Conclusions: The Moving Forces
of the Early Global Media
A ceo as reviled as [ Rupert] Murdoch might take comfort in know-
ing he is just one man in a long line of cable barons. To be sure, these
captains of the media industry ruled over a very di√erent kingdom a
century ago. But they cut a similar figure in the public imagination: the
controlling oligarch holding information
captive.—l. peterson,
‘‘The Moguls are the Medium’’
One of the key tasks of this book has been to show the depth and duration of
globalism between 1860 and 1930. Toward those ends, we have demonstrated
that a combination of a technological revolution, the expansion of mar-
kets, international law, imperialism, and a discourse of modernization from
the mid-nineteenth century on, especially after about 1870, were globalizing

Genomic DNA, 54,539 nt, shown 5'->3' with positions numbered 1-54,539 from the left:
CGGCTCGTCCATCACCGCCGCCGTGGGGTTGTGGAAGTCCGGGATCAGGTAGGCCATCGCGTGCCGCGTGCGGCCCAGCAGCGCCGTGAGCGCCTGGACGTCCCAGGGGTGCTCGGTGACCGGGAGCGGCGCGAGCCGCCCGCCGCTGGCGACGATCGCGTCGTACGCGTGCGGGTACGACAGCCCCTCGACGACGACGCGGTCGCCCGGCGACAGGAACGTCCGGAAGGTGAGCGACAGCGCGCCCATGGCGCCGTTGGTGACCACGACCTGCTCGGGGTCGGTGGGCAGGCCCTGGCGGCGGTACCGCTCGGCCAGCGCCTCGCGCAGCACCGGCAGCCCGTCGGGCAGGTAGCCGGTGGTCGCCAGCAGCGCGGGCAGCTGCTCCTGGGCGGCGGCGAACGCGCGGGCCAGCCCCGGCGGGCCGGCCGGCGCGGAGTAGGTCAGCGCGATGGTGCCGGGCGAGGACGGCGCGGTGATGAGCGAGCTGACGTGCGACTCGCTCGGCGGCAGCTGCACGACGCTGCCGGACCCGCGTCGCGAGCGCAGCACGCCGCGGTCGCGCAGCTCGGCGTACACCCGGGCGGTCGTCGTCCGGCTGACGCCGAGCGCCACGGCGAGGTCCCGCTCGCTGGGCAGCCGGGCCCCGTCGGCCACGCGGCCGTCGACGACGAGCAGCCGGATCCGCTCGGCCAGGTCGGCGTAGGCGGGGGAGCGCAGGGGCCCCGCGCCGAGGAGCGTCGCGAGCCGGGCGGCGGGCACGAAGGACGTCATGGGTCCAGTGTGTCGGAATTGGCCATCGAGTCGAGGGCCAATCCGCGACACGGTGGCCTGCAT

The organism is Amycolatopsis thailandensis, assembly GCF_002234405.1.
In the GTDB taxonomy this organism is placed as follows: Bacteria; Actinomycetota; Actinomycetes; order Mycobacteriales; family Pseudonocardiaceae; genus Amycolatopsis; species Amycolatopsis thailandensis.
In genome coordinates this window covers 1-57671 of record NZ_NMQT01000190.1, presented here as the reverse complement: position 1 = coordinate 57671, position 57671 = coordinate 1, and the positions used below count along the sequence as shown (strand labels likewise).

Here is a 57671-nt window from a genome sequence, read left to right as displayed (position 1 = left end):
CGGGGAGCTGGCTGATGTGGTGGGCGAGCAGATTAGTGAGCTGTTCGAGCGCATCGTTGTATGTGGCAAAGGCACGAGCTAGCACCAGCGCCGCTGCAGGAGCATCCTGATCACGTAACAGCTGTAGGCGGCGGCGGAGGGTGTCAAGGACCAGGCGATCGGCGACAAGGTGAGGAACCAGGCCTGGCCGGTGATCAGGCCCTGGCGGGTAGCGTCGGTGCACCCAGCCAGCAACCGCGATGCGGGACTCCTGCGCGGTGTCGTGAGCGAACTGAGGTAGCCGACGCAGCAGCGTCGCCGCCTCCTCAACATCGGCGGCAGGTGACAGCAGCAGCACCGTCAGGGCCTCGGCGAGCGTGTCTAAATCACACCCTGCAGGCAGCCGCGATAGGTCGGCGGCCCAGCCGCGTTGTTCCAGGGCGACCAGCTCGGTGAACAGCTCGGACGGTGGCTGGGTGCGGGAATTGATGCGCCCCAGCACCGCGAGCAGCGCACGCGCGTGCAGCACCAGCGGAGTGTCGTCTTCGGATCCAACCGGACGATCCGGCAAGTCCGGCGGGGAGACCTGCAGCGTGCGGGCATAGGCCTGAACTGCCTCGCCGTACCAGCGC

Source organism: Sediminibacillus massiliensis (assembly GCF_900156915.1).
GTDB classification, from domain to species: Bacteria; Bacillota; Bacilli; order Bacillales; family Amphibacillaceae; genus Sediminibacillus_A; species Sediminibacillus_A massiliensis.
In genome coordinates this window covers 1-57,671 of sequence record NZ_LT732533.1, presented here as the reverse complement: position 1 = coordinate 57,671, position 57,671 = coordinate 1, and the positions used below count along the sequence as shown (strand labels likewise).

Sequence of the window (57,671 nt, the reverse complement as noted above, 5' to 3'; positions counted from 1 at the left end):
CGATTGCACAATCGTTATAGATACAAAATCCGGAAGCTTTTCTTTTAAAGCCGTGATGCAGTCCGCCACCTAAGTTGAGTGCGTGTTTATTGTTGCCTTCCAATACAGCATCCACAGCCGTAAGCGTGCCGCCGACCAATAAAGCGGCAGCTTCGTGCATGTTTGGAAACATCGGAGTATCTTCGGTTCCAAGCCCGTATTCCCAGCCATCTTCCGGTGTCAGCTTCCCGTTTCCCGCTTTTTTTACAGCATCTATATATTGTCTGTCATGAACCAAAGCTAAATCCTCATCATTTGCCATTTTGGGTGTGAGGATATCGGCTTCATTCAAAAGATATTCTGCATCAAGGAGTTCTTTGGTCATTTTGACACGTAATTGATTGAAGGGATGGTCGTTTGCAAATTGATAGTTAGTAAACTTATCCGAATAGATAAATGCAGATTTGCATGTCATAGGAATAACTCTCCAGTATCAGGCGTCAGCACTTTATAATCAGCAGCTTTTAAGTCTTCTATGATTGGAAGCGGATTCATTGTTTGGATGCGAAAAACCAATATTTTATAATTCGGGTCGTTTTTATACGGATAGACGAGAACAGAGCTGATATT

mechanisms in their own right and the basis upon which the activities of
‘‘global actors’’ depended. The technological revolution allowed for the near
instantaneous worldwide movement of information and news through un-
derseas cable and wireless linked inland to telegraph systems and the press.
Time and again, however, we have also shown that this revolution did not
facilitate long-distance social communication for the general public, at least
not to the same extent as cheap mass mail service, better road facilities,
railways, and fast steamships. Nonetheless, many of the ‘‘global media re-
formers’’ did believe that the new technologies could turn their dreams of
almost instantaneous global communications into reality for the many, rather
than the few, and strove relentlessly to do so. And in so doing, their visions
anticipated a time in which citizens had greater access to the means of long-
distance social communication, along the lines that the World Wide Web
serves in our own time.
Other authors, past and present, such as Herbert Feis and Geo√rey Jones,
also lend support to our claim that the period covered in the preceding pages
was one in which a strong form of globalism emerged. For both of these
authors, business enterprises and investment across national borders, inde-
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